The Igbos are socially and culturally diverse. Childbearing and failure to procreate denote the failure of womanhood which is why it is taken very importantly in Igbo land. It is no wonder that there are unique Igbo birth traditions that are followed very meticulously in Igbo land.
With civilisation, there have been slight changes in some Igbo traditions. However, many of the practices have remained including our birth traditions. Among them, is the care given to a woman during pregnancy and postpartum. Here are five Igbo birth traditions and how they’re done:
In rural traditional Igbo society, pregnancy is not announced until after twelve weeks of gestation when they would then enlist the services of the traditional birth attendant (TBA) for care and guidance.
The role of the TBA usually reflects the culture and social structure of the community. In Igbo communities, a TBA is in a way ‘professional’ and may be called upon anytime the need arises.
Omugwo (postpartum care)
Omugwo is a vital and important aspect of Igbo birth traditions. It takes into consideration that a new mum might be overwhelmed and needs help and care after birth.
In the Igbo tradition, the mother, mother-in-law or any close female relative of the family comes over to take care of the new mother and her newborn for at least 6 months. The Igbos have kept this tradition in practice for ages, and it has remained intact. It is also present in many other African cultures.
During omugwo, the visiting mother is in charge of preparing spicy yam pepper soup, hot water massages and taking care of the baby at night to afford the new mother some quality sleep.
The spicy pepper soup and hot water massages combine to help loosen and wash out blood clots from the new mum’s body. Overall, this is a great way for the visiting mother to help the new mum deal with anxiety, postpartum depression or any other issues that may arise.
In recent times, this has been replaced by modern medicine, physiotherapy, and Postpartum A.I (Artificial intelligence) which includes massage machines, applications, and tv shows.
Nzu (paying homage)
When the news of childbirth breaks, delivered safe and sound, the child is welcomed into the world with much joy and jubilation. The women will gather, begin to sing loud and joyful songs, after which they will go in the house and rub Nzu on their necks as a sign of purity of heart.
It has now been replaced with the use of white powders instead.
Ikuputanwa or igu nwa’ aha (Naming Ceremony)
The naming ceremony is usually on the 7th to the 12th day after the birth of the child. This is a way of formally presenting the child to his people, such as family, friends, kinsmen, and the entire community. In Igbo land, the paternal grandparents serve as the officials, whose duty it is to hand the child to his or her father. The breaking of kola nuts then takes place and prayers are offered on behalf of the child. After this, pouring of wine libation to the gods follow. The prayers are a way of asking the gods to guide the child on his or her journey through life.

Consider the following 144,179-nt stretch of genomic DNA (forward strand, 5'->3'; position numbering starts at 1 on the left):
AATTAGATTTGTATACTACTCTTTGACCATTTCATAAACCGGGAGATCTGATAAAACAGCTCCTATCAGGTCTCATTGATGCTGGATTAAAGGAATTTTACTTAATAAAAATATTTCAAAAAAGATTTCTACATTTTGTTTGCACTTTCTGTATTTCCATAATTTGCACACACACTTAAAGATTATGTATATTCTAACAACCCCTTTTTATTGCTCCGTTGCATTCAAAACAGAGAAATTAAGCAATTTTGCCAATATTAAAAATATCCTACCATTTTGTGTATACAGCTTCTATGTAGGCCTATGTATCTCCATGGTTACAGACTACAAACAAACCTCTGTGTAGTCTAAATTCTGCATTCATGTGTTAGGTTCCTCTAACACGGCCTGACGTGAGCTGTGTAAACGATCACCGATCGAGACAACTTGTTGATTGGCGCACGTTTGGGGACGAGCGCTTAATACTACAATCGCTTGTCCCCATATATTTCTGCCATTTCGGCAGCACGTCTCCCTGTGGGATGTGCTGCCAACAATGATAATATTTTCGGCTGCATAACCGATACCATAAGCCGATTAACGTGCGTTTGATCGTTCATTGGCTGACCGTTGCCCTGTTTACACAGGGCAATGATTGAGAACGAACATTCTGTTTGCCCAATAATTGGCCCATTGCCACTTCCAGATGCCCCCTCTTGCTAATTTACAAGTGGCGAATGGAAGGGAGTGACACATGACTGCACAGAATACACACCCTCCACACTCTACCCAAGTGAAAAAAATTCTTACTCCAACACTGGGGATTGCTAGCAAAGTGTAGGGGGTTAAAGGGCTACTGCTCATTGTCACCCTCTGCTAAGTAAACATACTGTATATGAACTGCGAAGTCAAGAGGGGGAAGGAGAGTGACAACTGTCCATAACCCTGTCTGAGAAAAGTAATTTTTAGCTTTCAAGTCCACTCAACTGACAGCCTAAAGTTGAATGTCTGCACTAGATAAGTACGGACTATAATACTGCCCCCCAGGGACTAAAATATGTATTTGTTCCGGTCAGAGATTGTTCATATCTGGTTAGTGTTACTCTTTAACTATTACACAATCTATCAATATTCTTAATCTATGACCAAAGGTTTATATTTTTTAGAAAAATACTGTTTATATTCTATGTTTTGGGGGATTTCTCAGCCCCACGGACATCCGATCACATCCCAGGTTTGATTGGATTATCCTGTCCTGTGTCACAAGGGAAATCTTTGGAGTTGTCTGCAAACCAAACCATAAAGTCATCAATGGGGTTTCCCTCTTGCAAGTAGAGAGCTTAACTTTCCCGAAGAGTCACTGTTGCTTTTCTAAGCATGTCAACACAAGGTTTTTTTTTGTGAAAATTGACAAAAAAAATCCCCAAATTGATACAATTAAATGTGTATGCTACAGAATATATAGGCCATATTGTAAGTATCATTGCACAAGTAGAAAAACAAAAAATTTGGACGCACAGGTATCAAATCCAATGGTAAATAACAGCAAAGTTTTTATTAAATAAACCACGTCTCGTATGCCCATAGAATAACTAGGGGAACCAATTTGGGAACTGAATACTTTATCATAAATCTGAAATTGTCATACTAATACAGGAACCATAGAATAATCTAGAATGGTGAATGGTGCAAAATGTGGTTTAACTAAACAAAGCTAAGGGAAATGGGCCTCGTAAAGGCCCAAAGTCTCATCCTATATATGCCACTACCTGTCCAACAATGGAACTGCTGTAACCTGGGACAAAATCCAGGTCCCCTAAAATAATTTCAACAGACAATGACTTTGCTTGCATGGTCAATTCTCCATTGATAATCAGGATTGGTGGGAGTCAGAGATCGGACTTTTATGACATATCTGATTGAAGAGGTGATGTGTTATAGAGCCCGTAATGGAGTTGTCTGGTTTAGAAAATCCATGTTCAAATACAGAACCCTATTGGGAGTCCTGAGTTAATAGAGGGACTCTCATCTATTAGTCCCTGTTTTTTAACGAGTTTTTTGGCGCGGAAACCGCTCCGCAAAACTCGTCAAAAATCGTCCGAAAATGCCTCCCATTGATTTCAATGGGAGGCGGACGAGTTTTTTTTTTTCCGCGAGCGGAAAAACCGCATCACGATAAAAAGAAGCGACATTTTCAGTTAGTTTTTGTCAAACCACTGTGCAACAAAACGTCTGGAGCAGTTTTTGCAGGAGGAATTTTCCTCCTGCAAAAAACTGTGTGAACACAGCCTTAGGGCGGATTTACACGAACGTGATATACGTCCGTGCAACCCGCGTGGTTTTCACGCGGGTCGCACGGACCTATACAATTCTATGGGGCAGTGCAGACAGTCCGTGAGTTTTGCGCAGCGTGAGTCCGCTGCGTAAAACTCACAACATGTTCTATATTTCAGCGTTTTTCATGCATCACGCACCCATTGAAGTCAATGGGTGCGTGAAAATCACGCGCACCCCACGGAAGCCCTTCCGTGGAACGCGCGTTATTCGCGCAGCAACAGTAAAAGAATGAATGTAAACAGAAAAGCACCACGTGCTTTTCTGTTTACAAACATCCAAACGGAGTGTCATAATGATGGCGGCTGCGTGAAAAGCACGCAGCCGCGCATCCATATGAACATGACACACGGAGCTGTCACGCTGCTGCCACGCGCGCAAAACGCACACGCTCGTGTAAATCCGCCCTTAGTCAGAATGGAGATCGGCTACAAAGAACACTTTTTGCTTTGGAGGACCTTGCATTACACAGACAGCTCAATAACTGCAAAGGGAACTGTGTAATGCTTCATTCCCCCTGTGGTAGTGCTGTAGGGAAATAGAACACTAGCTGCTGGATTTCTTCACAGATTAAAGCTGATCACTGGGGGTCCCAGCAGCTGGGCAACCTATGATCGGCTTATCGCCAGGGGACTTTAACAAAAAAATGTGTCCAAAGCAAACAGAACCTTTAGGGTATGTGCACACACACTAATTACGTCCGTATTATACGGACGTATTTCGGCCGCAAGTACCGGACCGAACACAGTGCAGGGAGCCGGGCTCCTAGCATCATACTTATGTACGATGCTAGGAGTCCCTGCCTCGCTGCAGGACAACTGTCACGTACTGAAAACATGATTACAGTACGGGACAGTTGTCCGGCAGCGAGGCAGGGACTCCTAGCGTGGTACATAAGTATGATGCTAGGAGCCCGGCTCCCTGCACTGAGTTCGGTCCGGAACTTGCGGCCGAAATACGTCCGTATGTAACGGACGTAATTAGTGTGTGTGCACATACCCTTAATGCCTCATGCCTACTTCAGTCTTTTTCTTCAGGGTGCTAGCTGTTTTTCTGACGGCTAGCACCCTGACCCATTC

However, in recent times this tradition has been adapted. Now, people take the ceremony to church and have the pastor preside over it.
Ibe Ugwu (Circumcision)
The Ibe Ugwu is an ancient Igbo tradition that involves the removal of the foreskin covering the penis.
In the past, this practice extended to girls, but the Igbo people have stopped the practice in many Igbo communities. For most people Ibe Ugwu is done three days after birth, while some do it on the 8th day after birth and in adulthood and some don’t do it at all.
Ikpo Oku Nwa (Pot Buying)
Another Igbo tradition tied to childbirth is the Ikpo Oku Nwa. During this, people send pots or give the mother some money to buy a pot for the newborn. If the new baby is a girl, some men may send money to the mother. This signifies their intention to marry the girl when she grows up. With times changing, this particular custom is hardly practised in Igbo communities.
The Igbo people have a lot of beautiful and interesting traditions that have been existent for ages. However, as time goes on more cultures and traditions may change, form or fade away. Usually, it’s either because they are harmful or they simply fail to transmit to future generations.
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